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Menopause Flu Do You Understand Symptoms and Survival Hacks

Menopause Flu

Menopause, a natural biological transition marking the end of a woman’s reproductive years, often brings about a myriad of physical and emotional changes. While most people are aware of common symptoms like hot flashes and mood swings, one lesser-known but equally challenging aspect is what some refer to as the “menopause flu”.

As a naturopath and nutritionist who has recently transitioned through menopause myself, I understand firsthand the challenges that come with this significant life stage. 

 

Do I just have the flu or is it something else?

The phenomenon often dubbed as the “menopause flu” can be perplexing. It’s like experiencing flu-like symptoms – perhaps a fever, chills, shivers, aches, and overwhelming fatigue – without the typical accompanying symptoms like a runny nose or cough. It’s a puzzling experience, leaving you feeling off-kilter, knowing something’s amiss but unable to pinpoint exactly what.

This sense of malaise is frequently an extension of fatigue, your body’s way of signaling it’s reached its limit and pleading for respite. It’s often a one-off occurrence, triggered by periods of intense activity or stress – whether physical or emotional. But if these symptoms persist, refusing to relent, it’s essential to heed the warning signs. 

They could indicate an underactive thyroid, a condition exacerbated by the declining estrogen levels synonymous with perimenopause and menopausethe drop in estrogen levels can compromise our immune system’s efficacy, leaving us vulnerable to every bug and virus that crosses our path. This susceptibility to illness can be draining, both physically and emotionally.

The term “menopause flu” is colloquially used to describe a cluster of symptoms that mimic those of the flu but are actually related to hormonal changes during menopause. These symptoms can vary from person to person but commonly include:

  1. Fatigue: Feeling unusually tired or exhausted despite getting enough sleep.
  2. Muscle and Joint Pain: Experience stiffness, achiness, or soreness in muscles and joints.
  3. Headaches: Frequently experiencing headaches or migraines.
  4. Nausea: Feeling queasy or experiencing an upset stomach.
  5. Chills and Night Sweats: Experiencing sudden bouts of feeling cold or experiencing night sweats similar to those during a fever.
  6. General Malaise: Feeling generally unwell without a clear cause.

What Oestrogen is doing

During menopause, the body undergoes a profound hormonal shift, with oestrogen levels declining significantly. Ostrogen, a pivotal hormone in the female reproductive system, orchestrates a symphony of physiological processes beyond its role in menstruation and fertility. It acts as a versatile regulator, influencing everything from temperature control and sleep patterns to mood stability and immune function.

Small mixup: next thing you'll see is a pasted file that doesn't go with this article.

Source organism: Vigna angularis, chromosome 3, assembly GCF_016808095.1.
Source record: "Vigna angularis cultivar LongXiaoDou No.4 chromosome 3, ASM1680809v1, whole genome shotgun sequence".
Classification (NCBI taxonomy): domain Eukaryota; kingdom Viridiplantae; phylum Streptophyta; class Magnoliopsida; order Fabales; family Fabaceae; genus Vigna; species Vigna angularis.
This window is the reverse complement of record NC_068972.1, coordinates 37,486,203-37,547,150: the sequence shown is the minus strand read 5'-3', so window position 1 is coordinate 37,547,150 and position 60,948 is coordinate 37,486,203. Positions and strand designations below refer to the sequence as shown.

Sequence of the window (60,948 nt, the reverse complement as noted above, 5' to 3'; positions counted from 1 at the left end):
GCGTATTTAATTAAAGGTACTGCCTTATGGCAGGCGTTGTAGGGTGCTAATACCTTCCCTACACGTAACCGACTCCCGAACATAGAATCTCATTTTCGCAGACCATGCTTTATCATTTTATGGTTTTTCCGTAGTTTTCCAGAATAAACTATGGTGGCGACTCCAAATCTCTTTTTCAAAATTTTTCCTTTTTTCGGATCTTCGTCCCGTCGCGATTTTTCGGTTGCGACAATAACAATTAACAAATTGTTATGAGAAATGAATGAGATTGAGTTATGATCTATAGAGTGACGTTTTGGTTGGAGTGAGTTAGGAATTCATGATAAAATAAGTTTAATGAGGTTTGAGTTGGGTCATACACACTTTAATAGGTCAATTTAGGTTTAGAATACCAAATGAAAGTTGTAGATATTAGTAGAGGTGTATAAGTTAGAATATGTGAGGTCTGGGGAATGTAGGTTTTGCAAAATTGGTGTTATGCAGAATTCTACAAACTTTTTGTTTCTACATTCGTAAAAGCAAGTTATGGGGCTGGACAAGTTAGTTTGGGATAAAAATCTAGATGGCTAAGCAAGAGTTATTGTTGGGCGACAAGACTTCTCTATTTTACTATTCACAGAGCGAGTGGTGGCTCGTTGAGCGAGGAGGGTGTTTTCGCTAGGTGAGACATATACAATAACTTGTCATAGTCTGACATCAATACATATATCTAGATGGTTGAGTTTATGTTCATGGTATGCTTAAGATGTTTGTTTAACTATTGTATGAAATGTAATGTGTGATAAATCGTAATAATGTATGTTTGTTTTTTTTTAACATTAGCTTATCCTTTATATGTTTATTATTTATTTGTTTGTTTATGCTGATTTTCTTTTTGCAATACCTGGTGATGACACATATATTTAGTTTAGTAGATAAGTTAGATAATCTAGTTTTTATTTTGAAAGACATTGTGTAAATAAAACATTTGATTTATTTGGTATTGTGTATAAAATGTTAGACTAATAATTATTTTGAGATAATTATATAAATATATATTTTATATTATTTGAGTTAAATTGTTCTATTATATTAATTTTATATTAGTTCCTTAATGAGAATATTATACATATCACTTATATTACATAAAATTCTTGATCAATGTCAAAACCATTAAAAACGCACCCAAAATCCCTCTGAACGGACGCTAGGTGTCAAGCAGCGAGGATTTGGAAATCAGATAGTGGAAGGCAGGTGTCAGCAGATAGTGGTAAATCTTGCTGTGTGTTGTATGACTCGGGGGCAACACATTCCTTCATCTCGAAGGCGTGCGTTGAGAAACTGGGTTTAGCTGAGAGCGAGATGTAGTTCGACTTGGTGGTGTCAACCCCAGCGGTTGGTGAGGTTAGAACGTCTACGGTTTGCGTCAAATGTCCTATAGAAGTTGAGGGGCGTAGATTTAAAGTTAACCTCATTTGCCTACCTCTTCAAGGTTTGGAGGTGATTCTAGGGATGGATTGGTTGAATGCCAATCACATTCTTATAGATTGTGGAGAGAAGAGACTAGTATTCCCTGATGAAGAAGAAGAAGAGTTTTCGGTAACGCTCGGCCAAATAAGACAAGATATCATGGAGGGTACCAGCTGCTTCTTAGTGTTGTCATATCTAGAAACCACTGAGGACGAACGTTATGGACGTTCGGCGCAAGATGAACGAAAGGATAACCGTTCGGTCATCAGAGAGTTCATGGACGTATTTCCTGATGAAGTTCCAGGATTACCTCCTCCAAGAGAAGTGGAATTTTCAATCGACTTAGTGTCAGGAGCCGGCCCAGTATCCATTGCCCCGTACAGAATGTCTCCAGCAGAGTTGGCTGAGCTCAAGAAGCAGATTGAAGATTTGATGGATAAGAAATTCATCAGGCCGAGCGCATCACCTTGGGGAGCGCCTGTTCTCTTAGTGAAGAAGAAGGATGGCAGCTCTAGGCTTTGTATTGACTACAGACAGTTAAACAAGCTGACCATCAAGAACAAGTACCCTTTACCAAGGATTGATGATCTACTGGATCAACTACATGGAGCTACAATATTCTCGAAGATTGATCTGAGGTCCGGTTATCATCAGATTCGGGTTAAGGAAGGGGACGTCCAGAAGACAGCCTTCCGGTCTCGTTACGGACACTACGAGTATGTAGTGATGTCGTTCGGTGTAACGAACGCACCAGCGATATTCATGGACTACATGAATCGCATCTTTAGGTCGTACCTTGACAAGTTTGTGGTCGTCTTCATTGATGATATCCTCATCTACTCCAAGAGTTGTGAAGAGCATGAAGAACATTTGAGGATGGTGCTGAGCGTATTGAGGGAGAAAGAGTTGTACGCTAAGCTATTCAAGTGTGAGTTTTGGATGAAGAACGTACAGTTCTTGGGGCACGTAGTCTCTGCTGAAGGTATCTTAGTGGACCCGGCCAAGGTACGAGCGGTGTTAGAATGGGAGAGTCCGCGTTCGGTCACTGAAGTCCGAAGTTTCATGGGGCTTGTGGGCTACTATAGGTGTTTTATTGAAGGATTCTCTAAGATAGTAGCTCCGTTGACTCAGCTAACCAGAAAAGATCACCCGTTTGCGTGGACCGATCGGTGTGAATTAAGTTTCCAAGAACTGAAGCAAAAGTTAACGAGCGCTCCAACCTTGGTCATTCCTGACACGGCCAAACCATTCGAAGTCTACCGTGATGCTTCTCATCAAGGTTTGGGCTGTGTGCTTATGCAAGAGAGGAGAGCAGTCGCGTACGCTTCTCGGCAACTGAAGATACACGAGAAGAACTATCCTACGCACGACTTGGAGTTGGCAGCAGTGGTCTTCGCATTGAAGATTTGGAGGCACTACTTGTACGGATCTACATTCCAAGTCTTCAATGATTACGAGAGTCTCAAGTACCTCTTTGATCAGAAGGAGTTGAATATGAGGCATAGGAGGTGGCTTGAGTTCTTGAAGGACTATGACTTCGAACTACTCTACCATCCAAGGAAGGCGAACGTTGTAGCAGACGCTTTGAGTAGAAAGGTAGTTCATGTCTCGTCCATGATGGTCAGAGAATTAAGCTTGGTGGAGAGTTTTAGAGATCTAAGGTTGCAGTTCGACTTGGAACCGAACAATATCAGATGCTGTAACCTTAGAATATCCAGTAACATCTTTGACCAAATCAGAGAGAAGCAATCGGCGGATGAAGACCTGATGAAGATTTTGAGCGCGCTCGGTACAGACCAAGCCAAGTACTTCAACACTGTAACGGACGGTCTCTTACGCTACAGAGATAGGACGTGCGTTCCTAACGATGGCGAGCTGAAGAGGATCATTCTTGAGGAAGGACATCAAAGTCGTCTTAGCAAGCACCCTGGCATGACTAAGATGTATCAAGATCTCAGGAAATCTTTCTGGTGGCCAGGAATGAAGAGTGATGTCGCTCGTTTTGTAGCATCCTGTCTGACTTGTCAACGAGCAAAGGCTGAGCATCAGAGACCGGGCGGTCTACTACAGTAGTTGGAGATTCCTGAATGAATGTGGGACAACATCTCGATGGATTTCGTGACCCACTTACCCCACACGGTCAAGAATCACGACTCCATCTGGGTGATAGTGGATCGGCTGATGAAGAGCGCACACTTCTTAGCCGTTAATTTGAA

Oestrogen levels during menopause. Menopause Flu

Temperature regulation is one of oestrogen’s primary domains. It helps fine-tune the body’s internal thermostat, ensuring that we maintain a stable core temperature. However, as oestrogen levels decline during menopause, this finely tuned mechanism can become dysregulated. The result? Fluctuations in body temperature that mimic the feverish sensations of the flu, with sudden bouts of heat (hot flashes) or cold (chills) disrupting our sense of equilibrium.

Oestrogen’s influence extends far beyond temperature control. It also plays a pivotal role in modulating sleep patterns, promoting restorative sleep and regulating circadian rhythms. As oestrogen levels decline, sleep disturbances become more common, with many women experiencing insomnia, night sweats, and disrupted sleep architecture. These sleep disruptions can compound feelings of fatigue and malaise, further resembling the exhaustion associated with the flu.

Moreover, oestrogen exerts a profound influence on mood regulation and cognitive function. It helps maintain neurotransmitter balance, including serotonin and dopamine, which are crucial for mood stability and emotional well-being. Declining oestrogen levels during menopause can disrupt this delicate balance, contributing to mood swings, irritability, and feelings of depression—analogous to the emotional upheaval often experienced during bouts of illness.